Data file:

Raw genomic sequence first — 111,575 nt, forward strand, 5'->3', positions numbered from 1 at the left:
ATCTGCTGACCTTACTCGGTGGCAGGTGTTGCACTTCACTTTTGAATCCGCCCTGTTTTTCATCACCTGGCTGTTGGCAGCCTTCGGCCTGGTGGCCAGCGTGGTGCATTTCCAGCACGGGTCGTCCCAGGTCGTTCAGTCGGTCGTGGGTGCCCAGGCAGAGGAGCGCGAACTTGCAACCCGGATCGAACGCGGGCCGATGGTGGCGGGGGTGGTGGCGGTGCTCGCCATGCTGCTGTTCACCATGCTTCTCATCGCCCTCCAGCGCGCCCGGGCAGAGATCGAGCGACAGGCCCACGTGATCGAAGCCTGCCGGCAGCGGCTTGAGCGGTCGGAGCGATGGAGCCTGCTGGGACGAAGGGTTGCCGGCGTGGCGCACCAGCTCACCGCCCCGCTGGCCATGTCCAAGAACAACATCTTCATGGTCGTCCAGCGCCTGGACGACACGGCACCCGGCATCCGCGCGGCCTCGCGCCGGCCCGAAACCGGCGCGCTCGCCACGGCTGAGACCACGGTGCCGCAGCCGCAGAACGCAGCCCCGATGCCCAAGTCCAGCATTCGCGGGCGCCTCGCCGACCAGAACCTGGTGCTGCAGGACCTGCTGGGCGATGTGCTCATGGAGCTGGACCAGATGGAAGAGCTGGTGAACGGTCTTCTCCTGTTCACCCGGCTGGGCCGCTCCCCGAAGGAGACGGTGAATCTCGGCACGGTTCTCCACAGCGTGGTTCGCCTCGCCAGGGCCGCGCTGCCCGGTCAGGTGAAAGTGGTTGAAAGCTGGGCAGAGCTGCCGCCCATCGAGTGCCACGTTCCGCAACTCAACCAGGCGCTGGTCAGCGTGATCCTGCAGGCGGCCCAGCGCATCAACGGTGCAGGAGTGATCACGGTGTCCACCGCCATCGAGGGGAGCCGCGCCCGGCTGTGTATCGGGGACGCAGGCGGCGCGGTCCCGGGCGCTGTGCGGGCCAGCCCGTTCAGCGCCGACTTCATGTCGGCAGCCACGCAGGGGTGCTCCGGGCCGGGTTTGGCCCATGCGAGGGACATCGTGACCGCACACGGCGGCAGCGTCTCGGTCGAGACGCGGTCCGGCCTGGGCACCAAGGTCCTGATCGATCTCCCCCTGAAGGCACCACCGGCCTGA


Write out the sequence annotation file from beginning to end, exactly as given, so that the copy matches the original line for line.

Raw genomic sequence first — 111,575 nt, forward strand, 5'->3', positions numbered from 1 at the left:
ATCTGCTGACCTTACTCGGTGGCAGGTGTTGCACTTCACTTTTGAATCCGCCCTGTTTTTCATCACCTGGCTGTTGGCAGCCTTCGGCCTGGTGGCCAGCGTGGTGCATTTCCAGCACGGGTCGTCCCAGGTCGTTCAGTCGGTCGTGGGTGCCCAGGCAGAGGAGCGCGAACTTGCAACCCGGATCGAACGCGGGCCGATGGTGGCGGGGGTGGTGGCGGTGCTCGCCATGCTGCTGTTCACCATGCTTCTCATCGCCCTCCAGCGCGCCCGGGCAGAGATCGAGCGACAGGCCCACGTGATCGAAGCCTGCCGGCAGCGGCTTGAGCGGTCGGAGCGATGGAGCCTGCTGGGACGAAGGGTTGCCGGCGTGGCGCACCAGCTCACCGCCCCGCTGGCCATGTCCAAGAACAACATCTTCATGGTCGTCCAGCGCCTGGACGACACGGCACCCGGCATCCGCGCGGCCTCGCGCCGGCCCGAAACCGGCGCGCTCGCCACGGCTGAGACCACGGTGCCGCAGCCGCAGAACGCAGCCCCGATGCCCAAGTCCAGCATTCGCGGGCGCCTCGCCGACCAGAACCTGGTGCTGCAGGACCTGCTGGGCGATGTGCTCATGGAGCTGGACCAGATGGAAGAGCTGGTGAACGGTCTTCTCCTGTTCACCCGGCTGGGCCGCTCCCCGAAGGAGACGGTGAATCTCGGCACGGTTCTCCACAGCGTGGTTCGCCTCGCCAGGGCCGCGCTGCCCGGTCAGGTGAAAGTGGTTGAAAGCTGGGCAGAGCTGCCGCCCATCGAGTGCCACGTTCCGCAACTCAACCAGGCGCTGGTCAGCGTGATCCTGCAGGCGGCCCAGCGCATCAACGGTGCAGGAGTGATCACGGTGTCCACCGCCATCGAGGGGAGCCGCGCCCGGCTGTGTATCGGGGACGCAGGCGGCGCGGTCCCGGGCGCTGTGCGGGCCAGCCCGTTCAGCGCCGACTTCATGTCGGCAGCCACGCAGGGGTGCTCCGGGCCGGGTTTGGCCCATGCGAGGGACATCGTGACCGCACACGGCGGCAGCGTCTCGGTCGAGACGCGGTCCGGCCTGGGCACCAAGGTCCTGATCGATCTCCCCCTGAAGGCACCACCGGCCTGA